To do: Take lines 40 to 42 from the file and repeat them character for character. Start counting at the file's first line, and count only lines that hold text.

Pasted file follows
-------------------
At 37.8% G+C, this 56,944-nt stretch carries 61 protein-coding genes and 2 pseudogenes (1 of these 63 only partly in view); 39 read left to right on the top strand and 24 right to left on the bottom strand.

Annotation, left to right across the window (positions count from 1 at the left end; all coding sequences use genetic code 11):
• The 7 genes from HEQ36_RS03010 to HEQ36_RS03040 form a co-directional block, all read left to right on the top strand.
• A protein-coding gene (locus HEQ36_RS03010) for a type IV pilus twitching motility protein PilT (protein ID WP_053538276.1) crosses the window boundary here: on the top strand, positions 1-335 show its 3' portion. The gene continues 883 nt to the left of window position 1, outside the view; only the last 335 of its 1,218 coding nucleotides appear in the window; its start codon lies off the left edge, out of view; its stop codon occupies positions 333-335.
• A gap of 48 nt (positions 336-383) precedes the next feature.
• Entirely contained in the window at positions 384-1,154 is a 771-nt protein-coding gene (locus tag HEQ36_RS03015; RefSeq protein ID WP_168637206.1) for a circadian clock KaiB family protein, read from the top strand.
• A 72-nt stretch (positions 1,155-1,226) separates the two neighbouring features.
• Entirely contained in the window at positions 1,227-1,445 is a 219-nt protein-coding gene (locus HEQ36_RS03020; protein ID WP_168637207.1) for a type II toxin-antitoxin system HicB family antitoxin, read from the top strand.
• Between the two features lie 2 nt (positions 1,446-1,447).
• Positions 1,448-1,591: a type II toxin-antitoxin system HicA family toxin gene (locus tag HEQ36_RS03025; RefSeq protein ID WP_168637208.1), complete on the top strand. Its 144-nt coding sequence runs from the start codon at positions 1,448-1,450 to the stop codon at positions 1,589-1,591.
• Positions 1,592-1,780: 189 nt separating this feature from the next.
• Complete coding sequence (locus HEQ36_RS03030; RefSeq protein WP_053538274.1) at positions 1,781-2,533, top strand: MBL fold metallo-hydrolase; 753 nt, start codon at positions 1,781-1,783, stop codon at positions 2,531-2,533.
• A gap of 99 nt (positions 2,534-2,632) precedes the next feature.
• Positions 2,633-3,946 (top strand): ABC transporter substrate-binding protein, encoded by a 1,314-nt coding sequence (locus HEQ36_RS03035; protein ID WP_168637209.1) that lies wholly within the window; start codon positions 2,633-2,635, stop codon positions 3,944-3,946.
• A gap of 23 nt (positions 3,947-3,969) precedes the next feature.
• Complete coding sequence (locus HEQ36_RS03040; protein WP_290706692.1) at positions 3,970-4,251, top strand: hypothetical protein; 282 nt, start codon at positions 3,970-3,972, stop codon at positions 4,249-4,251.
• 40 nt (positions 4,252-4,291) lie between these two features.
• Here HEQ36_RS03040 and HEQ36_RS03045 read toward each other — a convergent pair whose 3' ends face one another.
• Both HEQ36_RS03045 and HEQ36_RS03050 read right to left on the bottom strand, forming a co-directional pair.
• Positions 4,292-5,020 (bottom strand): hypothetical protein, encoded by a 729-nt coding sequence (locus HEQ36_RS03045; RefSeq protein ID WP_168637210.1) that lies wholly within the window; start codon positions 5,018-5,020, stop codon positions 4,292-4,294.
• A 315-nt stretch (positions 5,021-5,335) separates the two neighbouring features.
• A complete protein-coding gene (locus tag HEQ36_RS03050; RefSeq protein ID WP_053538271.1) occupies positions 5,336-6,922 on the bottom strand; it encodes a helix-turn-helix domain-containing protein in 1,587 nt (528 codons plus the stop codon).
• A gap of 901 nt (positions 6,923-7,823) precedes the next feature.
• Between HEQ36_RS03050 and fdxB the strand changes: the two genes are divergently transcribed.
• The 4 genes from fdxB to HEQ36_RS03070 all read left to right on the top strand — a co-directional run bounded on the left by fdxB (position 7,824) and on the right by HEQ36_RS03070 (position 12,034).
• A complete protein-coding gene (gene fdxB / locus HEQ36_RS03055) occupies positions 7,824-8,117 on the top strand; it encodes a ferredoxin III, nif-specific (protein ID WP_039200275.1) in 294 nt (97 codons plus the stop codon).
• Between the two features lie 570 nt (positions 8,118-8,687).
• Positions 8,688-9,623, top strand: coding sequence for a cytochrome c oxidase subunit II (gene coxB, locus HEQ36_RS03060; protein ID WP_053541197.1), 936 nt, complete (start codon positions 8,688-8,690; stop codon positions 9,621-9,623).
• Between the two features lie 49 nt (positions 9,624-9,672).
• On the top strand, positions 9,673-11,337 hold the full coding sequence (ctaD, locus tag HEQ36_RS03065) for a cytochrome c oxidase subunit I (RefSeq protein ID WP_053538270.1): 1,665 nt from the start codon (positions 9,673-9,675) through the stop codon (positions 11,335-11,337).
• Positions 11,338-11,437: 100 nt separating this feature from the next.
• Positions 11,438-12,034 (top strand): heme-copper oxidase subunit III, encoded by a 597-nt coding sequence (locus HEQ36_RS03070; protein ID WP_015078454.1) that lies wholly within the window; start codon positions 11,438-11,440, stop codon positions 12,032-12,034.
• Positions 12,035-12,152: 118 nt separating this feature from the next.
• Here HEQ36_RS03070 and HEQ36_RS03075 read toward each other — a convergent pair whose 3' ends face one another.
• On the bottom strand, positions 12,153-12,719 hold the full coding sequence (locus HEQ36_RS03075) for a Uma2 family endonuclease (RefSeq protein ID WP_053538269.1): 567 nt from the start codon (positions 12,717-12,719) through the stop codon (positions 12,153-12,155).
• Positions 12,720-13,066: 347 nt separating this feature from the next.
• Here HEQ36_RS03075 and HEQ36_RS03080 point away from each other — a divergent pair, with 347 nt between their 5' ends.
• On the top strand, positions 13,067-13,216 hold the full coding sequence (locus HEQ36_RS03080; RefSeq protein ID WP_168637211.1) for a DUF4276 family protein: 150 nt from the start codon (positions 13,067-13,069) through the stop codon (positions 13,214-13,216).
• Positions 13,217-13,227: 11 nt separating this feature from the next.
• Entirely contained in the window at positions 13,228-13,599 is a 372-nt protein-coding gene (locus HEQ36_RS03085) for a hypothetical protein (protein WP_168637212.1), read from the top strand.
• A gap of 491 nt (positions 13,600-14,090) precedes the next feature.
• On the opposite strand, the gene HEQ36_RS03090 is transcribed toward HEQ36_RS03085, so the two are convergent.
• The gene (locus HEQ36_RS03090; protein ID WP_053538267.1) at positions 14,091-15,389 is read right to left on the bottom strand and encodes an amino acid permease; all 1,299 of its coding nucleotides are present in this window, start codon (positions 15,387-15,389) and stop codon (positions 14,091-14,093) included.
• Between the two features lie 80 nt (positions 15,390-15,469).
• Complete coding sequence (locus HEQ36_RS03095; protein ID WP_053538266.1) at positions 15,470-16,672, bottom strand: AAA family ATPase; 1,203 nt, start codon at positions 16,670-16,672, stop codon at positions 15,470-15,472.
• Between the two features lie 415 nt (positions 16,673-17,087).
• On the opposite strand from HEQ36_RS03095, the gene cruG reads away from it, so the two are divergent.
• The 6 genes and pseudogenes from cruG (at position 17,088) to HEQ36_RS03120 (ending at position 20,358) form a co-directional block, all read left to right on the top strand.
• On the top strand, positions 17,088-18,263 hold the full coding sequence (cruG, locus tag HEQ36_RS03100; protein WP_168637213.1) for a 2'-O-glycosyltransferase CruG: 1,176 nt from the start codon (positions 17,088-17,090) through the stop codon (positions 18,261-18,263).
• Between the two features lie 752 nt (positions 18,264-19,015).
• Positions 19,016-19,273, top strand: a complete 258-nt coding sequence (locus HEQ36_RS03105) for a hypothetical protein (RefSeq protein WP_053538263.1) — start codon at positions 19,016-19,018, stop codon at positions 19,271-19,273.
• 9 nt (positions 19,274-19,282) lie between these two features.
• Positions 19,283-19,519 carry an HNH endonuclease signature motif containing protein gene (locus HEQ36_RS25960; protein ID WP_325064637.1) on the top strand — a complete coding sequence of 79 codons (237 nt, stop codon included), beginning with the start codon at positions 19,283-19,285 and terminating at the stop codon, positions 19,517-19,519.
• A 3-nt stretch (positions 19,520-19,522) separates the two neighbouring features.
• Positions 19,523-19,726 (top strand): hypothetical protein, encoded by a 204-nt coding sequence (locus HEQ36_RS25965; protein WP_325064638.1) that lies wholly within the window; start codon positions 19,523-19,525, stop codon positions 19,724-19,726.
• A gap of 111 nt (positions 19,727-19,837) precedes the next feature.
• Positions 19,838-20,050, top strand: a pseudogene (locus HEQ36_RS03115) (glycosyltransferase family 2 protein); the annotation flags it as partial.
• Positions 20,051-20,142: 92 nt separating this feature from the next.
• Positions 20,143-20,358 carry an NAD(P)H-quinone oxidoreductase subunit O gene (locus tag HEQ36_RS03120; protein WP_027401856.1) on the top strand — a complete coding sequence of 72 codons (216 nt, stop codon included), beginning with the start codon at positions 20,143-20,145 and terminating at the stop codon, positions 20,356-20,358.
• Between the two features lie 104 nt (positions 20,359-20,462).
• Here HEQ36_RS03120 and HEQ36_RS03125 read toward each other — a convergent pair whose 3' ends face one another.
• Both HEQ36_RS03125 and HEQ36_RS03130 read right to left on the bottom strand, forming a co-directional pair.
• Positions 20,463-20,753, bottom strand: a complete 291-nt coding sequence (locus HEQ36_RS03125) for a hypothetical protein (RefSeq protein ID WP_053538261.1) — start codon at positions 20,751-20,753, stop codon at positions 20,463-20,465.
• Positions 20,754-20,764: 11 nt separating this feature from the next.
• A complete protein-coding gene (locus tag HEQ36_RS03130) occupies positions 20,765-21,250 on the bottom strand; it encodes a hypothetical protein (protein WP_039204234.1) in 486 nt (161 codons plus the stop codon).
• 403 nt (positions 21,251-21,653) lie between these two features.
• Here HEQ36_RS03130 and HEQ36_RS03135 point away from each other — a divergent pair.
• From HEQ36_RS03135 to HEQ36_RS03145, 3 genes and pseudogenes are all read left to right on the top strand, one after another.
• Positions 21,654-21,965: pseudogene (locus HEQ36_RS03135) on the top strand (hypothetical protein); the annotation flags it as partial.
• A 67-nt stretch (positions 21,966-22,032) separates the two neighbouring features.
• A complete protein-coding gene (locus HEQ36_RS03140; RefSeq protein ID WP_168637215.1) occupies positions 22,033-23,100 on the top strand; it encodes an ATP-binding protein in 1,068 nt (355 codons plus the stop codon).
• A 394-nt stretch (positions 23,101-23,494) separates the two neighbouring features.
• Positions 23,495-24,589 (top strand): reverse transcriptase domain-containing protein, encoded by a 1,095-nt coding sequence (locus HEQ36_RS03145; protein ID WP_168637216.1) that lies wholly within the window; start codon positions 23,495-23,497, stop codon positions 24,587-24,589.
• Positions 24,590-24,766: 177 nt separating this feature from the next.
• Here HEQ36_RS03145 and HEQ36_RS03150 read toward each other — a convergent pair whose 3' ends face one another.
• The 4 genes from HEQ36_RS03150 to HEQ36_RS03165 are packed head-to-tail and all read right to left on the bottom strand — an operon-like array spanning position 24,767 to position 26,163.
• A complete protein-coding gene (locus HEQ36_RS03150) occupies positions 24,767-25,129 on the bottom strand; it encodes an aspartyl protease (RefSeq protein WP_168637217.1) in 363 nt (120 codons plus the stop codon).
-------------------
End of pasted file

• Entirely contained in the window at positions 13,228-13,599 is a 372-nt protein-coding gene (locus HEQ36_RS03085) for a hypothetical protein (protein WP_168637212.1), read from the top strand.
• A gap of 491 nt (positions 13,600-14,090) precedes the next feature.
• On the opposite strand, the gene HEQ36_RS03090 is transcribed toward HEQ36_RS03085, so the two are convergent.